To Build a Fire | Literature Criticism Critical Essay by Lee Clark Mitchell

This literature criticism consists of approximately 31 pages of analysis & critique of To Build a Fire.
This section contains 9,167 words
(approx. 31 pages at 300 words per page)
Buy the Critical Essay by Lee Clark Mitchell

Critical Essay by Lee Clark Mitchell

SOURCE: “Imposing (on) Events in London's ‘To Build a Fire,’” in Determined Fictions: American Literary Naturalism, Columbia University Press, 1989, pp. 34–54.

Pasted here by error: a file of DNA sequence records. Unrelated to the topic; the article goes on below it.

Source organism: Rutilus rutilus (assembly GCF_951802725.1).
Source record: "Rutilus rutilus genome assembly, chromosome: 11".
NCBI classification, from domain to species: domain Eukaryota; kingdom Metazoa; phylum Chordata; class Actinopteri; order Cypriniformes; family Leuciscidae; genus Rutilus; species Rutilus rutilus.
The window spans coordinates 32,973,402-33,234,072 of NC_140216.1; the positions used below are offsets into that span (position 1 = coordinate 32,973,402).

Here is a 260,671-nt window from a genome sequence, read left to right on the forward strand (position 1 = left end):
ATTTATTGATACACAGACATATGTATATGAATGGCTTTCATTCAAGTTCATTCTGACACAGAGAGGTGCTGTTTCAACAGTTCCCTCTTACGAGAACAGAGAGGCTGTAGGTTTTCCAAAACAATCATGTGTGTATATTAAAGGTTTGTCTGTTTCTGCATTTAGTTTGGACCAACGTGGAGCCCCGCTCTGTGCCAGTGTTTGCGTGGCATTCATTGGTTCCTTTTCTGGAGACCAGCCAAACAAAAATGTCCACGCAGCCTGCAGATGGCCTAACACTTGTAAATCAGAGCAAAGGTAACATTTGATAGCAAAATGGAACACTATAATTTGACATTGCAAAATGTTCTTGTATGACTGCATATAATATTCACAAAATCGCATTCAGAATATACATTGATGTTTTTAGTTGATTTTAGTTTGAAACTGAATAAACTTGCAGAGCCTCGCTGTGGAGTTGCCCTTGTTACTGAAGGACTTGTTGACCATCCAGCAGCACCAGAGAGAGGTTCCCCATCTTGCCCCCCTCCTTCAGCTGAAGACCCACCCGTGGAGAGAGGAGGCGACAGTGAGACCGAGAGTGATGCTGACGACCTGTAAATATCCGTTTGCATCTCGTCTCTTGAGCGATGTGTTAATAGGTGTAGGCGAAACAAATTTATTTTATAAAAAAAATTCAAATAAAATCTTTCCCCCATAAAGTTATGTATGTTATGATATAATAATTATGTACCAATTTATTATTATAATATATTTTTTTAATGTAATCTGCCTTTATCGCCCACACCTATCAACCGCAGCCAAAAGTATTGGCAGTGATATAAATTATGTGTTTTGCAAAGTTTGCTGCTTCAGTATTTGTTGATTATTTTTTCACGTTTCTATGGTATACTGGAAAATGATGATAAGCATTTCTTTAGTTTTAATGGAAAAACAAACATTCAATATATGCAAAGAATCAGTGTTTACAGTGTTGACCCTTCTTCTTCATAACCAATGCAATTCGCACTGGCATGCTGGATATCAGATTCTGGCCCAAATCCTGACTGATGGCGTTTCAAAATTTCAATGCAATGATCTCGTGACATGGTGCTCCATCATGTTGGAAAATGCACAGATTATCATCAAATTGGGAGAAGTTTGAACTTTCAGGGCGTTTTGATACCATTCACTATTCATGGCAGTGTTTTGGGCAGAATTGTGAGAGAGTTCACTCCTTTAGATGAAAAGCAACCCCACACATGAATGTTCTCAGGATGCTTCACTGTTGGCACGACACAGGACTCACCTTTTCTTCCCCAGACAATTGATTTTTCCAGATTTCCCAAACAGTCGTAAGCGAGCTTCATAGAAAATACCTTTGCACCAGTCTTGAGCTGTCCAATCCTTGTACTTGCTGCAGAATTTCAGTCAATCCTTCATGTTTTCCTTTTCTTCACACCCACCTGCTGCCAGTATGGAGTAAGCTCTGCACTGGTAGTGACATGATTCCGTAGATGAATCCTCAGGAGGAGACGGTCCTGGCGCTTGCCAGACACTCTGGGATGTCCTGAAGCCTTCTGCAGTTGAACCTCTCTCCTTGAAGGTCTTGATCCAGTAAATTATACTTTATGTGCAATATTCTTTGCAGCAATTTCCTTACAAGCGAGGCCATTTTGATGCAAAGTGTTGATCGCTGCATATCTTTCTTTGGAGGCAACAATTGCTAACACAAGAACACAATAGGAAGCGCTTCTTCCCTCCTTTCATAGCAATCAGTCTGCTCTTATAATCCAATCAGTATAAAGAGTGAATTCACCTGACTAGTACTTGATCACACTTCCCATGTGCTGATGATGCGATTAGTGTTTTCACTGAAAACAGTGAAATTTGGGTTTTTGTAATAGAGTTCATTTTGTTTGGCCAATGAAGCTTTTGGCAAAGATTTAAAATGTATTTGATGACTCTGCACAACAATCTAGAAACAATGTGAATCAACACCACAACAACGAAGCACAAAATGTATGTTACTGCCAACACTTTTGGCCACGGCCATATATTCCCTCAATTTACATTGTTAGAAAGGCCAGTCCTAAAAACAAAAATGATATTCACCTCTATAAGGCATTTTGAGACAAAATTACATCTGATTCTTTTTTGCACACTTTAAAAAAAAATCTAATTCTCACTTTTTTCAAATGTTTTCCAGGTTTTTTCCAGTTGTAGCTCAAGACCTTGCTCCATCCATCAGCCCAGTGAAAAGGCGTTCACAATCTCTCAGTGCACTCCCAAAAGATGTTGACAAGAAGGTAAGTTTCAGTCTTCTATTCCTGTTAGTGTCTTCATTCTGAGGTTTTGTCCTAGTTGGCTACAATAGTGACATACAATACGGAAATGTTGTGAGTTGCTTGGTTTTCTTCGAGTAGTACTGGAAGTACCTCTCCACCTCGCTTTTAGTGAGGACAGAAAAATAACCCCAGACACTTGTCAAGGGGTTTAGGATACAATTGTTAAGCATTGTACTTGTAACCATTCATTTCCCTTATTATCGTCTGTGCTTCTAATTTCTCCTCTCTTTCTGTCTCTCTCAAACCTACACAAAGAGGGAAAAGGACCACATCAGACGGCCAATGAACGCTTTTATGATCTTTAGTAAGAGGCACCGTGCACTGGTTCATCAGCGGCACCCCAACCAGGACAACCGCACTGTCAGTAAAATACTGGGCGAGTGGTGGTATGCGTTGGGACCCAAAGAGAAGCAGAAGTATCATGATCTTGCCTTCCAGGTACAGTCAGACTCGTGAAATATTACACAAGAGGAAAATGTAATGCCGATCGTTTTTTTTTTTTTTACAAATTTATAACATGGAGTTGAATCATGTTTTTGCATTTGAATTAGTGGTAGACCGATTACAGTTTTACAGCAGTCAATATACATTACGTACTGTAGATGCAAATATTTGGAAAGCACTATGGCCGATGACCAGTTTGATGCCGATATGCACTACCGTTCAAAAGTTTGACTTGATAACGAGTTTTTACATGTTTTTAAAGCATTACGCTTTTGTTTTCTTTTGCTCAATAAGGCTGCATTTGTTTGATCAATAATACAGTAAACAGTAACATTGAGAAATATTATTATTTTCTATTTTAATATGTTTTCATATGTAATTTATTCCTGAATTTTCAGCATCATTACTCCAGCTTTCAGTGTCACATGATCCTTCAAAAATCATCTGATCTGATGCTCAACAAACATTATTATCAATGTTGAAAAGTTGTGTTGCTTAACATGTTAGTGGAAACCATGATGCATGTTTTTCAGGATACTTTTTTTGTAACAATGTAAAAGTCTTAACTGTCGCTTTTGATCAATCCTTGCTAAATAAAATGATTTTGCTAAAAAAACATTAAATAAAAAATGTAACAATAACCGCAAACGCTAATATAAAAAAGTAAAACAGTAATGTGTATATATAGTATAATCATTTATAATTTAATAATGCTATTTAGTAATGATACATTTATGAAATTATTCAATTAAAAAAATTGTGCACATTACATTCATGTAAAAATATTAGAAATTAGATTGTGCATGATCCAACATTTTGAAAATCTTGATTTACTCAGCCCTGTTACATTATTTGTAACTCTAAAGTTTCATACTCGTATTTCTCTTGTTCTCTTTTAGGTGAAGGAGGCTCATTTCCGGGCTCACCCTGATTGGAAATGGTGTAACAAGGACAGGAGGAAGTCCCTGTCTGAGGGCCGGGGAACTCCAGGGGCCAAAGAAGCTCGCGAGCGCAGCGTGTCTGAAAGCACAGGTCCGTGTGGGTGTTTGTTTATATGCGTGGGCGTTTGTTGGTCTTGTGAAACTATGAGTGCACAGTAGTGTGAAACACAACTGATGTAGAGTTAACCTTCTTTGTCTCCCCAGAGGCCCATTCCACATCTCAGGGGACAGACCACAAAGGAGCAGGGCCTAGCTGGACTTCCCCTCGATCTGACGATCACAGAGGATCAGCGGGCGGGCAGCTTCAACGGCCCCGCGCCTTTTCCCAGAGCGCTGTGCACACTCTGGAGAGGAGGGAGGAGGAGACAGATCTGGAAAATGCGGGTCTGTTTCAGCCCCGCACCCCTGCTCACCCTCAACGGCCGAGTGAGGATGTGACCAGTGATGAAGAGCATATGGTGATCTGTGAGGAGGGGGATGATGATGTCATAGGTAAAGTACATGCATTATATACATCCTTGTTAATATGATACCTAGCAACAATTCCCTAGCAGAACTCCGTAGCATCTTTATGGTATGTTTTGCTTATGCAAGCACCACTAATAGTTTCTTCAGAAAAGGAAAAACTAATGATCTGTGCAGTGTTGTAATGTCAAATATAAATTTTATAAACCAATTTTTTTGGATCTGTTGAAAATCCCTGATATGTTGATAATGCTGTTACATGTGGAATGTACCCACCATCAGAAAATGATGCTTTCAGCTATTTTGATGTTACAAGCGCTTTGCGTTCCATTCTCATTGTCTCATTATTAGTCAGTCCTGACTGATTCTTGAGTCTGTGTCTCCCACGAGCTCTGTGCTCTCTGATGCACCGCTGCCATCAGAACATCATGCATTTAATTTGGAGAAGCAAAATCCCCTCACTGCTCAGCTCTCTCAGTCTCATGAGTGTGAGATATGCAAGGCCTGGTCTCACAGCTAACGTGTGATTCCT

In the following essay, Mitchell explores London's narrative techniques in “To Build a Fire,” particularly the use of repetitive language and images.

More than other naturalist authors, Jack London has been considered an embarrassment, a writer whose prodigious output simply confirms his lack of craft. His flat prose seems to offer an immediate, easy target of criticism, and our skepticism only grows with knowledge of his slipshod methods of composition. Given the speed with which he tossed off stories that appear suspiciously childish, most readers have simply agreed to ignore the technical aspects of his fiction. Even admirers balk at treating so inconsistent a self-proclaimed...

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This section contains 9,167 words
(approx. 31 pages at 300 words per page)
Buy the Critical Essay by Lee Clark Mitchell